I needed throw pillows. I have a bad habit of propping my feet up on the coffee table, and throw pillows make that more comfortable. Yes, I know, I could be classy and get an ottoman or a footstool or just put my feet on the floor where they belong, but I’m a rebel! I’m a spooky queen of the night and I put my feet where I please!
So right now I’m putting my feet on my brand new Alice in Wonderland pillow, delivered straight to my door by Cafepress.* I like Cafepress for stuff like this kind of basic stuff–their prices are pretty reasonable and I like browsing through all the designs for the perfect ones. The pillow inserts are a good amount of squishy and the cotton covers are pretty nice. they’re smooth and decently made, and the printing on all the covers is pretty crisp and looks like the online photos.
I’m not sure why I had Alice on the brain, but it turns out Mr. Robot and I both have entirely different favorite quotes from it. Perfect. His favorite is the left, mine the right. I love that they had a design with the longer version of the quote.
While I was browsing I also saw a pair of skull and crossbones Christmas designs I just couldn’t live without. I only ordered the covers (planning to just put them on the regular pillows around Halloween) but Cafepress sent me complete pillows, so maybe they’ll live downstairs in the rec room instead. If you look, you can tell the skull Christmas tree isn’t quite centered properly. That’s a tiny bit sad but not bad enough to send it back. I figure the two extra inserts they sent makes up for it.
My parents had strict standards for schoolwork, for church attendance, for what they considered good character, but they didn’t much care what their kids looked like. Their attitude was more or less “if you can get a good job looking like that, go ahead and look like that.” It’s worked pretty well for me and my siblings so far.
I raise my kids with much the same philosophy. I don’t care much for church attendance, but I expect a certain amount of responsibility and what I consider good character. As long as they meet those, I’m not too worried about what they look like or listen to or watch on TV.* My goal is to let my kids be themselves, but with enough drive and discipline to be the best versions of themselves.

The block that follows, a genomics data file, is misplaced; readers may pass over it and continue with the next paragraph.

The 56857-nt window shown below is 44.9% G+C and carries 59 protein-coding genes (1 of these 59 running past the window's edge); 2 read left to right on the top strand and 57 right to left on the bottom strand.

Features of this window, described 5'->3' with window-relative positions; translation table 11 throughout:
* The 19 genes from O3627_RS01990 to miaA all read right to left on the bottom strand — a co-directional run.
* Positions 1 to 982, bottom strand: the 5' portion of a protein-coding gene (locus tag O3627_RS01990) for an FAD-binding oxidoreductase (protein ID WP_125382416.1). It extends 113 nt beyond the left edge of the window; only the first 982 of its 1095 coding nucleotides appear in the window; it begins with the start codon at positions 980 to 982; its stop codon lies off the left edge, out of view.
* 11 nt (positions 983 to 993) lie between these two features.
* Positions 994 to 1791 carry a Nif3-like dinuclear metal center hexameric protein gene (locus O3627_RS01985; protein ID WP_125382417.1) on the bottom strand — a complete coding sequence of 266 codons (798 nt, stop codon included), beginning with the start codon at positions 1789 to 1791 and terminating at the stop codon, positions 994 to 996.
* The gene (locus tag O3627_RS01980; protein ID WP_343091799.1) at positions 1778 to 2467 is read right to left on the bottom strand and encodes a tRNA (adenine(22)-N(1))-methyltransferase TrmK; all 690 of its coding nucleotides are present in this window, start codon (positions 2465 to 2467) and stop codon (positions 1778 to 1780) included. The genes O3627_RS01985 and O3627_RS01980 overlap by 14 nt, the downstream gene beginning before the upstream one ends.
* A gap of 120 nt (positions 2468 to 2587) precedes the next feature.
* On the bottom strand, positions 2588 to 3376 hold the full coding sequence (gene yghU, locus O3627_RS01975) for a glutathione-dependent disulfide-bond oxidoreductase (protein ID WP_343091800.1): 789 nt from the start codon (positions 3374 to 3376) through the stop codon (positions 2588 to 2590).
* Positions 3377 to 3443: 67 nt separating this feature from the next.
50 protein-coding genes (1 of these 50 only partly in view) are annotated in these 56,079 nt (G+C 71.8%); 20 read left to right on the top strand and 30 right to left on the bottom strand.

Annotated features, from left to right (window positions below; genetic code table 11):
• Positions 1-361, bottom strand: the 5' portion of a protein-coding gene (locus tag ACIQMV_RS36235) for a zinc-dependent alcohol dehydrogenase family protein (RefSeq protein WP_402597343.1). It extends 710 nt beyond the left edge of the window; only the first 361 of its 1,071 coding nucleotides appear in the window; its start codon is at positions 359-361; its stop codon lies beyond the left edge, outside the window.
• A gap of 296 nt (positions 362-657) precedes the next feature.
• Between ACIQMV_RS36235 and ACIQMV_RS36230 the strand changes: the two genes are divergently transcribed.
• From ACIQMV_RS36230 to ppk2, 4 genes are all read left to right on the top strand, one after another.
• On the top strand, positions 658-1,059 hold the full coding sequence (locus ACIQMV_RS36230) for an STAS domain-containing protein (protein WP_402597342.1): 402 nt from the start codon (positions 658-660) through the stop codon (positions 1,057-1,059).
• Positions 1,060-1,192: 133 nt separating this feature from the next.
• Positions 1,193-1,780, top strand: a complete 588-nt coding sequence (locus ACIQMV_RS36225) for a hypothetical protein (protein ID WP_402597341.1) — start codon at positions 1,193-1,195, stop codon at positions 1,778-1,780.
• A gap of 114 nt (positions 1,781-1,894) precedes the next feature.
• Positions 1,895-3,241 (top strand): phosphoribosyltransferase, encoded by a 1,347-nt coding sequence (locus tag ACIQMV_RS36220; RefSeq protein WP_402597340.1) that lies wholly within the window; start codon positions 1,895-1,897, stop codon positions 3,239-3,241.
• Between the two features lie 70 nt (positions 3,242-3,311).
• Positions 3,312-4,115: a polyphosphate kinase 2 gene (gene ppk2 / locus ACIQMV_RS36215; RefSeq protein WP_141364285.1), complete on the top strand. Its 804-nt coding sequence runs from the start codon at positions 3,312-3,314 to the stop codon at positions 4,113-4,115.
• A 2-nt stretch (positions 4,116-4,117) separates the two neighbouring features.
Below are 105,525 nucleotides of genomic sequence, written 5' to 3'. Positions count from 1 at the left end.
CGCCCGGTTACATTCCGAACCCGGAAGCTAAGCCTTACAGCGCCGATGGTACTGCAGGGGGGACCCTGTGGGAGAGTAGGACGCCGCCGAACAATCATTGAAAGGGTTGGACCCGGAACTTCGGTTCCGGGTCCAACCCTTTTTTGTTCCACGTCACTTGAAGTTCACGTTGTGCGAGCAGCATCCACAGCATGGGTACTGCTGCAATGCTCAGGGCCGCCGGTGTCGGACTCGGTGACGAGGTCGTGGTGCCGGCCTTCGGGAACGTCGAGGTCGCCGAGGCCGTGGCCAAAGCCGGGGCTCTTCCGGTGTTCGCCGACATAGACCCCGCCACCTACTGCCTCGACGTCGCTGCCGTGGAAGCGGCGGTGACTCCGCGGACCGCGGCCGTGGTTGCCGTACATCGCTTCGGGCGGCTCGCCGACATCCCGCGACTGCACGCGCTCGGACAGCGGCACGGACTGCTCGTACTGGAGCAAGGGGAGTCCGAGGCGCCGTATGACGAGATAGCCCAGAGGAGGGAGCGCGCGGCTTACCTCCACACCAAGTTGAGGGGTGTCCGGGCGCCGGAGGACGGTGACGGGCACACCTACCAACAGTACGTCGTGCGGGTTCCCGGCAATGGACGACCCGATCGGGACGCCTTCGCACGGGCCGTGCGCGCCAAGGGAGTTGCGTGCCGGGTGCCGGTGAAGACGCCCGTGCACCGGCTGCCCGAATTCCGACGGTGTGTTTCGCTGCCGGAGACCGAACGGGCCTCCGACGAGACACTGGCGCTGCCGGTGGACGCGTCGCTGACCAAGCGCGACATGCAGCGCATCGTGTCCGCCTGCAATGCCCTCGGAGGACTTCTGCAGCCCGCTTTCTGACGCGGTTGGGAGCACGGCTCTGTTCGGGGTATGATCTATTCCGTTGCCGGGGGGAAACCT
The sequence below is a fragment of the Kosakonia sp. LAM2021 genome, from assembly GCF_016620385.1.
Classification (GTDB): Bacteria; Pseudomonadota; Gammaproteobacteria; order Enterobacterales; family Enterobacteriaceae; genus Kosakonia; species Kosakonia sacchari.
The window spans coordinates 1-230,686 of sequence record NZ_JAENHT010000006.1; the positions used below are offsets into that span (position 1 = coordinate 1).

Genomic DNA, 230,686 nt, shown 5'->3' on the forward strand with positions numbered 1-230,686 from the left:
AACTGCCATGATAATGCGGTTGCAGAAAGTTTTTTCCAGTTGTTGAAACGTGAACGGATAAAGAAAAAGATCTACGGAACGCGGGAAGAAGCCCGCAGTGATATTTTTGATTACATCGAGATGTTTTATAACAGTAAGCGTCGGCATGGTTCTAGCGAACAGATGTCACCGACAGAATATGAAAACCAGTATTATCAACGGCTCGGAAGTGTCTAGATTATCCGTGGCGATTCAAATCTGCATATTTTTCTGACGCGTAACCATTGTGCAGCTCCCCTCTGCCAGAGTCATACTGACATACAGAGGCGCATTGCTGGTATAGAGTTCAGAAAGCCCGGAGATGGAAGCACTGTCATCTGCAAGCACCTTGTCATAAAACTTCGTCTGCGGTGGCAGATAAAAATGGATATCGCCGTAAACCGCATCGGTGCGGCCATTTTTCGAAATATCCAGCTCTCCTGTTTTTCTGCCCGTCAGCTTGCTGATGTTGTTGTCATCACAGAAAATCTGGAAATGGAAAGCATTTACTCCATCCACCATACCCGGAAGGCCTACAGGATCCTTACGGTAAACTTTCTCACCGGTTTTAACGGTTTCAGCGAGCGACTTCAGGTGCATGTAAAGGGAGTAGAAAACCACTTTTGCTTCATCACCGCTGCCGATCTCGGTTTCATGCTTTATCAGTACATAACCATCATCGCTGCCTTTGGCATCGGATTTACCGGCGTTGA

So far, my kids aren’t particularly goth. Sure, they’d look cute in all black, with stripy tights or little Wednesday Addams dresses, but they’re not into it. I guess as a parent I have every right to dress my kids in what I think is adorable–they have several friends whose mothers pick their outfits every day–but it goes against my principles. I impose a lot of things on my kids, but I draw the line at imposing a style on them. They know who I am and what I’m into, and once in a while our tastes agree, but they know they’re free to like what they like without judgment. Even if what they like is pastels and Taylor Swift.
That said, they do indulge mommy’s obsession with halloween fun.
*They’re still pre-teens, so I do put some limits on this stuff, but I try to be as flexible as I reasonably can.
There are actually two international Plan Your Epitaph days, so if this one has caught you unprepared you’ll have another chance on November 2. It’s never too early to plan for your inevitable demise.
Goths have a reputation for being “obsessed with death” but in my experience we’re really not. It’s more that non-goths are so obsessed with avoiding death that they get weird the moment you bring it up. Even goths can be more interested in abstract death and dying than our own plans for the future, but it pays to be prepared.
If I didn’t believe that before, it became all too clear a few Aprils ago when a good friend died in surgery. She, like so many people, didn’t have much of a plan and would not have approved of all the decisions made in her name. Since then, every April my thoughts turn both to her and to my own future affairs.
To that end, Mr. Robot and I have bought life insurance and written wills. We’ve discussed organ donation (hell yes) and what point we want each other to stop live-saving measures. And we’ve made basic plans for our funerals and remains. I plan to be cremated and, if I die too long before Mr. Robot, to have my ashes put in a tasteful urn (red and black preferred) and prominently placed in the living room. Mr. Robot is hoping for a green burial–one where they plant a tree over your grave–and I’d like my ashes spread and buried with him. Our kids like the idea that we’d be “in the tree,” continuing the cycling and recycling of life.
This plan doesn’t really need an epitaph, but I wouldn’t mind a tasteful plaque near our tree. I’d quite like this quote from the Mahabharata:
What is the greatest wonder? Death strikes every day, yet we live as if we were immortal.
May you live long, die well, and leave timeless last words. In the meantime, perhaps these epitaphs will entertain and inspire you.
At our house, we celebrate both Solstice and Christmas. Solstice we do for religious reasons–we have a feast and read our stories and usher in the return of the sun. Christmas we do for tradition and fun. My husband and kids aren’t particularly goth so we mostly do straightforward decorating. We have an ever-growing Lego winter village and a gloriously tacky Christmas tree because I collect ornaments when we travel. And we have a couple of gothy touches.
Yule Brynner hangs out with us as we watch Nightmare Before Christmas and the Grinch. We watch the old cartoon version, of course, with Boris Karloff and the wonderfully named Thurl Ravenscroft. How about you? Do you love Christmas or are you a grinch?